Advent, Day 11: Adventures of a New Maine Birder

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 The Maine for an adventure a day, each day of this advent season — big or small, by land or sea, with friends or solo, in image or word, exuberant or contemplative, real or conceptual. We live in a state of wonder, its wide open spaces anticipating our
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Brian Willson has been with The Maine from the beginning, offering insight into the chirping, screeching, tweeting and cooing company of birds that inhabit or migrate through our neck of the woods. Brian’s great attention to detail and crisp captures with the camera are always appreciated. On our tenth day of ADVENTure Brian tells us how it all began.

We had all been looking for birds, so species was strongly in mind. I was alert for diagnostic characters: bill, behavior, color, profile, design, walk, run, hop, flight, etc.—you know, “a hair, perhaps, divides the false from true.” —Roy Bedichek

I didn’t start birding until about half my life ago, when I moved from balmy central Texas to the chilly coast of Maine. This change of latitude is significant. The natural sounds and sights I grew up with—the backyard voices of Carolina wrens and red-bellied woodpeckers, black and turkey vultures soaring overhead—changed for me in an eye-blink. Nothing seemed familiar anymore.

And it thrilled me, of course, which was part of the whole idea. Shake things up. Get uncomfortable. Investigate the new and strange. But not until early in my first May here—after easily conquering that first Maine winter (learning to love cutting and splitting wood in the process) and then somehow surviving that first long mud season—did things begin to get interesting. It was the time of the return of the nesting songbirds.

My daughter had turned one by the time that first spring rolled around, and I served as her primary caregiver. This gave me the chance to wander, child snug in a backpack behind me, out into the trees surrounding our hideaway down the St. George Peninsula, learning the new smells and sights and sounds. But it was the sounds that most captivated me: the strange chorus of birdsong coming from the top of the budding hardwoods. So many different voices—sweet musical phrases, buzzy hiccups, machine-like cycles and chips—and yet the birds themselves moving through the canopy were so tiny that they might as well have been invisible. But I had binoculars. And I had a copy of Peterson’s Field Guide to the Birds of North America. And, occasionally, nap time gave me a half-hour or so to crash around willy-nilly in the woods in pursuit of small migrating birds.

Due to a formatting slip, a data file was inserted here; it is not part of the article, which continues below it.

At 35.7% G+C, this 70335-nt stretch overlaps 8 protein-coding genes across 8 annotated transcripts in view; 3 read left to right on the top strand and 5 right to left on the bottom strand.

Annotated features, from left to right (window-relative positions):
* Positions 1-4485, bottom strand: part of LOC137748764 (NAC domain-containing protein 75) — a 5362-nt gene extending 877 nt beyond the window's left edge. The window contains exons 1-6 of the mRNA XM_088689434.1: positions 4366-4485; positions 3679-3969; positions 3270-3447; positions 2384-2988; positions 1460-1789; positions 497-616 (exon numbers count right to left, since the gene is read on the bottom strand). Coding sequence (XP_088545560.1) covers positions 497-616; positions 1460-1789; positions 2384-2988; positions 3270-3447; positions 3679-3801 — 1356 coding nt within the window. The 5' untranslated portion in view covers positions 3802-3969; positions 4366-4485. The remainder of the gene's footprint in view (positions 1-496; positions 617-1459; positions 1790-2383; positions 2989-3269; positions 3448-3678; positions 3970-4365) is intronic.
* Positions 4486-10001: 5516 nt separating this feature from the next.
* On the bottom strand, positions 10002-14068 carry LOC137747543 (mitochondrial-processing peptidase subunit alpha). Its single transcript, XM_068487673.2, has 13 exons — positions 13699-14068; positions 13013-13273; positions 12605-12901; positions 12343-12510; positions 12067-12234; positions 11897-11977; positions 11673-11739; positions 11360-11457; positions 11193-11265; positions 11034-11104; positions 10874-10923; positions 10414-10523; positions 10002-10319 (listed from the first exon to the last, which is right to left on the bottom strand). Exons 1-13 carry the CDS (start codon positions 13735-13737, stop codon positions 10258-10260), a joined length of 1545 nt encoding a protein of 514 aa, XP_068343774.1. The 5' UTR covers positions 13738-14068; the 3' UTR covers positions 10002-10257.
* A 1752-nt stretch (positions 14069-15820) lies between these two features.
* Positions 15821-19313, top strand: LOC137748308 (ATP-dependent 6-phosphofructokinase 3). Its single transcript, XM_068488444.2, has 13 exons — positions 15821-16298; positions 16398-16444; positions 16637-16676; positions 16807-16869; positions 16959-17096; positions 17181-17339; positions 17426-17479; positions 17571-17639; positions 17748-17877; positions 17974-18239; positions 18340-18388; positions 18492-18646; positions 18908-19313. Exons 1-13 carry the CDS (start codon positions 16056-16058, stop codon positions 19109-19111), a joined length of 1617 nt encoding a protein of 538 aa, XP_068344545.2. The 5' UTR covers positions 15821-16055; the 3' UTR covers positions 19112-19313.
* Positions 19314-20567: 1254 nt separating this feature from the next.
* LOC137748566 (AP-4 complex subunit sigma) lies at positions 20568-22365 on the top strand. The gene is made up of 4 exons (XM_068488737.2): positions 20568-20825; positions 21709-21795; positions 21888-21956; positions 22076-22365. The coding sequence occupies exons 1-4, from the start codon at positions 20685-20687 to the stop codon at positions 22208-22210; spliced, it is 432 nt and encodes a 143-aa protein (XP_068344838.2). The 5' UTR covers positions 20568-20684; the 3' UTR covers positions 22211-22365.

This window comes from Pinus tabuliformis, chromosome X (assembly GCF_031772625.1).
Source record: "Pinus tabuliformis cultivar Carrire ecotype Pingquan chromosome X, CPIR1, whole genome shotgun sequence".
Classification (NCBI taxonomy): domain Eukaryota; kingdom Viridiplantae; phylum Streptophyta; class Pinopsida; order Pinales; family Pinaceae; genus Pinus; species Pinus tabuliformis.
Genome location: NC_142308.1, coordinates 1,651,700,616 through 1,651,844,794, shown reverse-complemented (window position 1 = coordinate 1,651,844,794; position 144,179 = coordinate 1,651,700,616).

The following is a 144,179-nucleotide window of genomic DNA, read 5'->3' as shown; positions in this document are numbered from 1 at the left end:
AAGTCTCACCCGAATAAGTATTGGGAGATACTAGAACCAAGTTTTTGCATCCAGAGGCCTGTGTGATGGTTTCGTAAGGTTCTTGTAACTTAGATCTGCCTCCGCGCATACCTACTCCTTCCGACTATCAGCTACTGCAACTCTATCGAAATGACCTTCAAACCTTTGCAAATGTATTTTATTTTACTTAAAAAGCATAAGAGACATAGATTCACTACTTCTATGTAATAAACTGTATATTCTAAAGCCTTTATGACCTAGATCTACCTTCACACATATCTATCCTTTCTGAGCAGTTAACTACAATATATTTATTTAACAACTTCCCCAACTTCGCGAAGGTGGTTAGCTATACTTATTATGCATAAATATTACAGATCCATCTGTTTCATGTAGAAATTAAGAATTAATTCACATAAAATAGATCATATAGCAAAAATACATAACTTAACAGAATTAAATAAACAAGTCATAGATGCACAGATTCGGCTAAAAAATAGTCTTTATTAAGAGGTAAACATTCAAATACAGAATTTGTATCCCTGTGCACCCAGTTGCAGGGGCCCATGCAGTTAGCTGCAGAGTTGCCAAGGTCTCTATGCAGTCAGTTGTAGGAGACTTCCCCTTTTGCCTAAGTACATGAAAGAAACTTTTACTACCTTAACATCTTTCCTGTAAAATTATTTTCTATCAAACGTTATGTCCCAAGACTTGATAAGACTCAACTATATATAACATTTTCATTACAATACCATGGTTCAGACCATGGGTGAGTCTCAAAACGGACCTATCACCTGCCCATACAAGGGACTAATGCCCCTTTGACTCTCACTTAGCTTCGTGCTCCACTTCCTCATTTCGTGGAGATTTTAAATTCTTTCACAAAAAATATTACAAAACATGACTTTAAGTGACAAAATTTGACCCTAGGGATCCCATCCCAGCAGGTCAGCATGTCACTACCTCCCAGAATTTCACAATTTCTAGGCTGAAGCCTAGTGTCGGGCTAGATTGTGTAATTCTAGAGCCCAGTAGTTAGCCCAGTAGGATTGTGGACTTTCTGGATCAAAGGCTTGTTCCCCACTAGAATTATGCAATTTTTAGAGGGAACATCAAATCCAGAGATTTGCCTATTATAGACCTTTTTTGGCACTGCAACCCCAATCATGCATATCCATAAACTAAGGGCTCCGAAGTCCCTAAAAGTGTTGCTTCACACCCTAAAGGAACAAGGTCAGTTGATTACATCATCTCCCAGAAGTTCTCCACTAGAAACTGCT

What began benignly enough soon became an adventure. I’d walk out, hear an unfamiliar call, and follow the sound with binoculars raised, hopeful of catching sight of the bird whose throat it came from. Upon finally seeing the singer itself—nearly all these birds turned out to be wood-warblers, tiny colorful insect eaters that move through in waves each spring—I’d get a good look at the bird, flip through Peterson’s until I found its picture, gape in awe for a moment, then connect its song with its name in my head and move on to the next song in the trees. In spring, yellow-rumped warblers are pretty dramatic to look at, but they’re also not that hard to chase down.

Well, after a while, I was having to chase down black-throated blue warblers, blackpoll warblers, ovenbirds, and other species whose numbers were fewer and whose habits more reclusive. This meant crashing through thickets and tangles and alder swamps, getting scratched and wet and muddy in the process, all the while trying to keep tabs on a bird no larger than a shuttlecock high in the leafing-out trees. All this, and remembering to make it back to the house before my kiddo awoke from her nap.

Strange birdsong is what hooked me, that first spring. The thrill of spotting a chestnut-sided warbler for the first time, and connecting its plumage to its song. The delight in understanding the buzzy language of a black-throated green or northern parula—and in the surprise discovery that they had alternate, very different songs, depending on the time of year.

Ironically, these days, I can step outside right here on the 44th parallel and hear the call of a Carolina wren or a red-bellied woodpecker. The warmth has pushed these species north. Heck, I’ve even seen a black vulture circling the summit of Beech Hill.

But I’ll always remember the excitement, the sense of discovery, the feeling of being on an outright adventure that, during my first spring in Maine, turned me into a birder.

Besides birds, Brian is also an expert typographer. Read a recent feature about his work here.